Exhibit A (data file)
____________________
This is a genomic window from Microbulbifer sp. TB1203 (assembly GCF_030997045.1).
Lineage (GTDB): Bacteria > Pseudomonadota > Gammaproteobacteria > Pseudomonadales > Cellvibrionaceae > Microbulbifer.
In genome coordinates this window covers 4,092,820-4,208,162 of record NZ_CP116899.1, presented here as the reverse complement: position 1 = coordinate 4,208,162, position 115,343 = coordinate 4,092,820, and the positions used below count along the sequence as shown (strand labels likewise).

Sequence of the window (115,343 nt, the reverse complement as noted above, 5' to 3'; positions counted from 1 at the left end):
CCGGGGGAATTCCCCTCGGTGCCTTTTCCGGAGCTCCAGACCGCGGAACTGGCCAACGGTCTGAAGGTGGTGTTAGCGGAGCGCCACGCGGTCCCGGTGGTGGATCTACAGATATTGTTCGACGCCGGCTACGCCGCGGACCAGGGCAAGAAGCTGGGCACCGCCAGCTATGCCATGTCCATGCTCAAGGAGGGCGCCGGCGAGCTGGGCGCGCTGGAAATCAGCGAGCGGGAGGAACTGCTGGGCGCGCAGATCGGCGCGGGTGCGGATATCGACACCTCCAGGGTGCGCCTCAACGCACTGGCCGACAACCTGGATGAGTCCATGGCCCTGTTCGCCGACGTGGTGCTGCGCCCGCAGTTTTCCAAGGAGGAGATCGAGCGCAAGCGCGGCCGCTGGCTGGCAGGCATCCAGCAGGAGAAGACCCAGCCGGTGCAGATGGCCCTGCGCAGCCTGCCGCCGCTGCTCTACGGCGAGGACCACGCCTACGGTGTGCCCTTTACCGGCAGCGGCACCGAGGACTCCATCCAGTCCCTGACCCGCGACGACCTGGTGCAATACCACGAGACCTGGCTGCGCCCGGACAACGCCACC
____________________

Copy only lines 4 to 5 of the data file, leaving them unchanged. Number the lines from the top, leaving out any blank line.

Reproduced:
Sequence of the window (115,343 nt, the reverse complement as noted above, 5' to 3'; positions counted from 1 at the left end):
CCGGGGGAATTCCCCTCGGTGCCTTTTCCGGAGCTCCAGACCGCGGAACTGGCCAACGGTCTGAAGGTGGTGTTAGCGGAGCGCCACGCGGTCCCGGTGGTGGATCTACAGATATTGTTCGACGCCGGCTACGCCGCGGACCAGGGCAAGAAGCTGGGCACCGCCAGCTATGCCATGTCCATGCTCAAGGAGGGCGCCGGCGAGCTGGGCGCGCTGGAAATCAGCGAGCGGGAGGAACTGCTGGGCGCGCAGATCGGCGCGGGTGCGGATATCGACACCTCCAGGGTGCGCCTCAACGCACTGGCCGACAACCTGGATGAGTCCATGGCCCTGTTCGCCGACGTGGTGCTGCGCCCGCAGTTTTCCAAGGAGGAGATCGAGCGCAAGCGCGGCCGCTGGCTGGCAGGCATCCAGCAGGAGAAGACCCAGCCGGTGCAGATGGCCCTGCGCAGCCTGCCGCCGCTGCTCTACGGCGAGGACCACGCCTACGGTGTGCCCTTTACCGGCAGCGGCACCGAGGACTCCATCCAGTCCCTGACCCGCGACGACCTGGTGCAATACCACGAGACCTGGCTGCGCCCGGACAACGCCACC